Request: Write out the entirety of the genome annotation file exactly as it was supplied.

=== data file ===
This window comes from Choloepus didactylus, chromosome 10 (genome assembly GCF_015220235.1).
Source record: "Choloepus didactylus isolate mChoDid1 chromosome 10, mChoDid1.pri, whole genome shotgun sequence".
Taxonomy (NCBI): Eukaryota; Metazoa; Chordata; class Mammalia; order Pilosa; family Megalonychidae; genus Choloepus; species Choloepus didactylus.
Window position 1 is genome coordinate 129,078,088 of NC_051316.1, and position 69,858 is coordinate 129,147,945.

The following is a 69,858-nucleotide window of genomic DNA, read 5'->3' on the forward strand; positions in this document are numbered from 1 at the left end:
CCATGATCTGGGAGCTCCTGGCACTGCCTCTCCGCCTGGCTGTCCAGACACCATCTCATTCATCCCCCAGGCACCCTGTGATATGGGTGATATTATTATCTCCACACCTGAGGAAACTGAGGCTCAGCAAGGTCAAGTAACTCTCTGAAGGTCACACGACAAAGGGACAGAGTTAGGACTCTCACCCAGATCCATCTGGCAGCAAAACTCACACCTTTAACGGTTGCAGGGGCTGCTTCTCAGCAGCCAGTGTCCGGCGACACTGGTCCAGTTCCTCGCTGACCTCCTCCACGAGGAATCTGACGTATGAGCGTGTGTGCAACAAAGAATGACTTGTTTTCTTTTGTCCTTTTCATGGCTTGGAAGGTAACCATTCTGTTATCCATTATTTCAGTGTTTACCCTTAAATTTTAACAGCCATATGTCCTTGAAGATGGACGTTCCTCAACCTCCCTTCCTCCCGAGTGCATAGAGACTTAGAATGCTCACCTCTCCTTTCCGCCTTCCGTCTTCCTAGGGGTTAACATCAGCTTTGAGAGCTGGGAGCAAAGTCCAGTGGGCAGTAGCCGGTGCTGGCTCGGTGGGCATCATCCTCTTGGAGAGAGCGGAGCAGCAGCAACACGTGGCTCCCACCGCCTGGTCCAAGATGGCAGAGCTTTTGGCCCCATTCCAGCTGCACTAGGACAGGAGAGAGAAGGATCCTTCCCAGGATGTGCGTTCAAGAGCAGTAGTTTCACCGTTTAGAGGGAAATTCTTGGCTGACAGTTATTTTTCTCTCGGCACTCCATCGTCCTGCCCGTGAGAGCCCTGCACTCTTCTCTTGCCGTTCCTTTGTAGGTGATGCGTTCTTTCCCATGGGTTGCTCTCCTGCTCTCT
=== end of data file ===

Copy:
This window comes from Choloepus didactylus, chromosome 10 (genome assembly GCF_015220235.1).
Source record: "Choloepus didactylus isolate mChoDid1 chromosome 10, mChoDid1.pri, whole genome shotgun sequence".
Taxonomy (NCBI): Eukaryota; Metazoa; Chordata; class Mammalia; order Pilosa; family Megalonychidae; genus Choloepus; species Choloepus didactylus.
Window position 1 is genome coordinate 129,078,088 of NC_051316.1, and position 69,858 is coordinate 129,147,945.

The following is a 69,858-nucleotide window of genomic DNA, read 5'->3' on the forward strand; positions in this document are numbered from 1 at the left end:
CCATGATCTGGGAGCTCCTGGCACTGCCTCTCCGCCTGGCTGTCCAGACACCATCTCATTCATCCCCCAGGCACCCTGTGATATGGGTGATATTATTATCTCCACACCTGAGGAAACTGAGGCTCAGCAAGGTCAAGTAACTCTCTGAAGGTCACACGACAAAGGGACAGAGTTAGGACTCTCACCCAGATCCATCTGGCAGCAAAACTCACACCTTTAACGGTTGCAGGGGCTGCTTCTCAGCAGCCAGTGTCCGGCGACACTGGTCCAGTTCCTCGCTGACCTCCTCCACGAGGAATCTGACGTATGAGCGTGTGTGCAACAAAGAATGACTTGTTTTCTTTTGTCCTTTTCATGGCTTGGAAGGTAACCATTCTGTTATCCATTATTTCAGTGTTTACCCTTAAATTTTAACAGCCATATGTCCTTGAAGATGGACGTTCCTCAACCTCCCTTCCTCCCGAGTGCATAGAGACTTAGAATGCTCACCTCTCCTTTCCGCCTTCCGTCTTCCTAGGGGTTAACATCAGCTTTGAGAGCTGGGAGCAAAGTCCAGTGGGCAGTAGCCGGTGCTGGCTCGGTGGGCATCATCCTCTTGGAGAGAGCGGAGCAGCAGCAACACGTGGCTCCCACCGCCTGGTCCAAGATGGCAGAGCTTTTGGCCCCATTCCAGCTGCACTAGGACAGGAGAGAGAAGGATCCTTCCCAGGATGTGCGTTCAAGAGCAGTAGTTTCACCGTTTAGAGGGAAATTCTTGGCTGACAGTTATTTTTCTCTCGGCACTCCATCGTCCTGCCCGTGAGAGCCCTGCACTCTTCTCTTGCCGTTCCTTTGTAGGTGATGCGTTCTTTCCCATGGGTTGCTCTCCTGCTCTCT